University of Birmingham > Talks@bham > Condensed Matter Physics Seminars > Magnetism, Superconductivity and Quantum Order

Magnetism, Superconductivity and Quantum Order

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  • UserDr. Emma Pugh, University of Kent
  • ClockFriday 18 November 2016, 14:00-15:00
  • HousePhysics East 217.

If you have a question about this talk, please contact Elizabeth Blackburn.

In some strongly interacting electron systems if the conditions are correct, new ordered states are formed which cannot be explained by the traditional low temperature theories of matter. A rich discovery arena for such new ordered states has been in systems which are on the border of long range magnetic order. The method of “quantum tuning” can allow a control parameter, such as pressure, to cleanly and precisely “push” materials in to new states of matter which cannot be readily observed at ambient conditions. The aim of this study is to investigate the inter-relationship between structure, magnetic and electronic properties when the magnetic ordering temperature is suppressed to a quantum critical point by the application of pressure. We have performed low temperature, high pressure, powder synchrotron x-ray diffraction experiments to investigate the subtle changes in structure that occur. Resistivity and AC-susceptibility techniques sensitively probe the magnetic, superconducting and novel quantum states of interest and give us valuable information on the underlying interactions. Results from a number of materials will be presented including the ferromagnet ZrZn2 around the magnetic quantum critical point. Measurements down to low temperatures of 15 mK and high pressures up to 20 GPa in a diamond anvil cell are presented. The results are discussed in relation to the properties of the material.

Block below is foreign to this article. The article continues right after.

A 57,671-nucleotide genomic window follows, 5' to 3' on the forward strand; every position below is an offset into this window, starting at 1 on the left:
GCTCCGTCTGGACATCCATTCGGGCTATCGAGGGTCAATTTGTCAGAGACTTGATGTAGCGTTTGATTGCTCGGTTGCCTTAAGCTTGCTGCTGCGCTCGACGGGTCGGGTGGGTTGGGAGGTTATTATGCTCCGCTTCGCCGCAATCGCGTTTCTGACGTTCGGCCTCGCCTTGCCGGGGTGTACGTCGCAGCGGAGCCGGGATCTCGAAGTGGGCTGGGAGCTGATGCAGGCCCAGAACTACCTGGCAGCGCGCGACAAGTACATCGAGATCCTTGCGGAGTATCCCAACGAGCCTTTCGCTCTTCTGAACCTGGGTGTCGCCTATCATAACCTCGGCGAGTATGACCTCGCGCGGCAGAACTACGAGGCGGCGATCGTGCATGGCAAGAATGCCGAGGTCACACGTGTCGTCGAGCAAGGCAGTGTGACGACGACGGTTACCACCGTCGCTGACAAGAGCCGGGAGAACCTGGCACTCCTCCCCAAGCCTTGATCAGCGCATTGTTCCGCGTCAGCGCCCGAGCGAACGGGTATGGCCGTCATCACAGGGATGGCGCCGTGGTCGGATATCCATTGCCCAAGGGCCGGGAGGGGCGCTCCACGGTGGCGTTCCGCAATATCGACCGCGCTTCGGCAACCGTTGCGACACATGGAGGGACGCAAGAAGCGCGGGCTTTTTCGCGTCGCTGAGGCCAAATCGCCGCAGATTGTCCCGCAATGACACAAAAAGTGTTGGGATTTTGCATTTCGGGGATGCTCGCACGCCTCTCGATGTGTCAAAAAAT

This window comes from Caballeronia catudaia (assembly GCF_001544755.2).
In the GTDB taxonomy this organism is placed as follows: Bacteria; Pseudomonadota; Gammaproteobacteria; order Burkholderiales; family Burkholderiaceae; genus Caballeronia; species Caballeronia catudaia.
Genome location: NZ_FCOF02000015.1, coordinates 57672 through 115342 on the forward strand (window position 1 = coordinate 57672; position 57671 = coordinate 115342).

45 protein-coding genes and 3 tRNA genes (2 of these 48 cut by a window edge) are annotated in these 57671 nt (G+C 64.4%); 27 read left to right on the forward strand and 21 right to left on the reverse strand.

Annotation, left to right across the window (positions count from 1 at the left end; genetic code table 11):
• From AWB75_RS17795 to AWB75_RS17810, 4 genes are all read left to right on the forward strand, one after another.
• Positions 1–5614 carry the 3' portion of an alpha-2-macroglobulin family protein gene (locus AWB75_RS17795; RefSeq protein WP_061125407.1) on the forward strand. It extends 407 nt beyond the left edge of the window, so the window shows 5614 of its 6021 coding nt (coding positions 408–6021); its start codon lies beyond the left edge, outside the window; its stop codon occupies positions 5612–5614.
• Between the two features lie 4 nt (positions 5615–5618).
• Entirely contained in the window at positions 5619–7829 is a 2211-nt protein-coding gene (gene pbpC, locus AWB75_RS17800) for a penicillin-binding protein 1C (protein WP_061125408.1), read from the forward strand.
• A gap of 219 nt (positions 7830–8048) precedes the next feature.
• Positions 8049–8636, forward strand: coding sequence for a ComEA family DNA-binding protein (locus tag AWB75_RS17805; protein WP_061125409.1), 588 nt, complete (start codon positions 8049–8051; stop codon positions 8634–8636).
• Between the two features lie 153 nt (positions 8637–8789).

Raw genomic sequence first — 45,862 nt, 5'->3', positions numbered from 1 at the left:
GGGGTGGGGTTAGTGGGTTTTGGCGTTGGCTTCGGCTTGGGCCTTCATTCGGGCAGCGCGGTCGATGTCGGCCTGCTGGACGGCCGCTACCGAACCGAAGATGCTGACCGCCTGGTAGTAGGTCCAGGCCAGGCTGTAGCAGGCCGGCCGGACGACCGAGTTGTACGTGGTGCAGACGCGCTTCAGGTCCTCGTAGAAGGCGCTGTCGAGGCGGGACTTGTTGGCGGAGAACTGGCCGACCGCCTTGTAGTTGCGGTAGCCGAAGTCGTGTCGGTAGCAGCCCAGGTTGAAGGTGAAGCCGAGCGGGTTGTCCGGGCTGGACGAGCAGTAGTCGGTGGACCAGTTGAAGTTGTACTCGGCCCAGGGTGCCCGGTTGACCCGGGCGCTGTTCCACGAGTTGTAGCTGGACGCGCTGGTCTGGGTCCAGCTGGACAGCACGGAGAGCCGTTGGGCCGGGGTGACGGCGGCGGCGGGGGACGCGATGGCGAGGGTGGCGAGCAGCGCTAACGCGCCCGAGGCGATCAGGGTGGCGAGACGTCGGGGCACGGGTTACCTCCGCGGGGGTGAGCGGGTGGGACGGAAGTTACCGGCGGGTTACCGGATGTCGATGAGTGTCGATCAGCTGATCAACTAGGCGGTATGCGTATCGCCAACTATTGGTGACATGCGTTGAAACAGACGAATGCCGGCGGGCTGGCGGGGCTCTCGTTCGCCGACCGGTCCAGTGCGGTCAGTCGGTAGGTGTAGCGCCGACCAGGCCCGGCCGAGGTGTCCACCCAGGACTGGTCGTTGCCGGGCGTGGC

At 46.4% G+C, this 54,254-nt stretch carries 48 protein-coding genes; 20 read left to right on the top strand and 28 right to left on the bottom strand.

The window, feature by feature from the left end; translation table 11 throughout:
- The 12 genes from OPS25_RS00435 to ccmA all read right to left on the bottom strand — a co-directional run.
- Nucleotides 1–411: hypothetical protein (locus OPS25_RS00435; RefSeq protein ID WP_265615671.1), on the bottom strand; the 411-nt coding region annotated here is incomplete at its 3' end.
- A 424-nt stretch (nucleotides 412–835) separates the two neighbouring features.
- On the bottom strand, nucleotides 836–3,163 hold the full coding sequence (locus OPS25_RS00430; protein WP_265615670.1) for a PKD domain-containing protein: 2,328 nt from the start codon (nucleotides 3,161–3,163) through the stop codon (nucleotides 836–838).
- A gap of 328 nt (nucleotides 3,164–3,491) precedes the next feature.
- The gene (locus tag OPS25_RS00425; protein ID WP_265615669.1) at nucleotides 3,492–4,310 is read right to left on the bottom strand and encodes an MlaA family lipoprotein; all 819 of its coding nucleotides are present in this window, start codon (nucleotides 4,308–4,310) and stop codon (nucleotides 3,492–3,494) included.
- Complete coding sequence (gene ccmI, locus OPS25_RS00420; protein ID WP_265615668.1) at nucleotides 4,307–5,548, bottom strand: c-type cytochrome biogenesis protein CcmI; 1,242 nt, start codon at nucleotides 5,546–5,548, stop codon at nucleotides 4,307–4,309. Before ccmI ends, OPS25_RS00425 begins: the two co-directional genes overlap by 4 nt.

This talk is part of the Condensed Matter Physics Seminars series.

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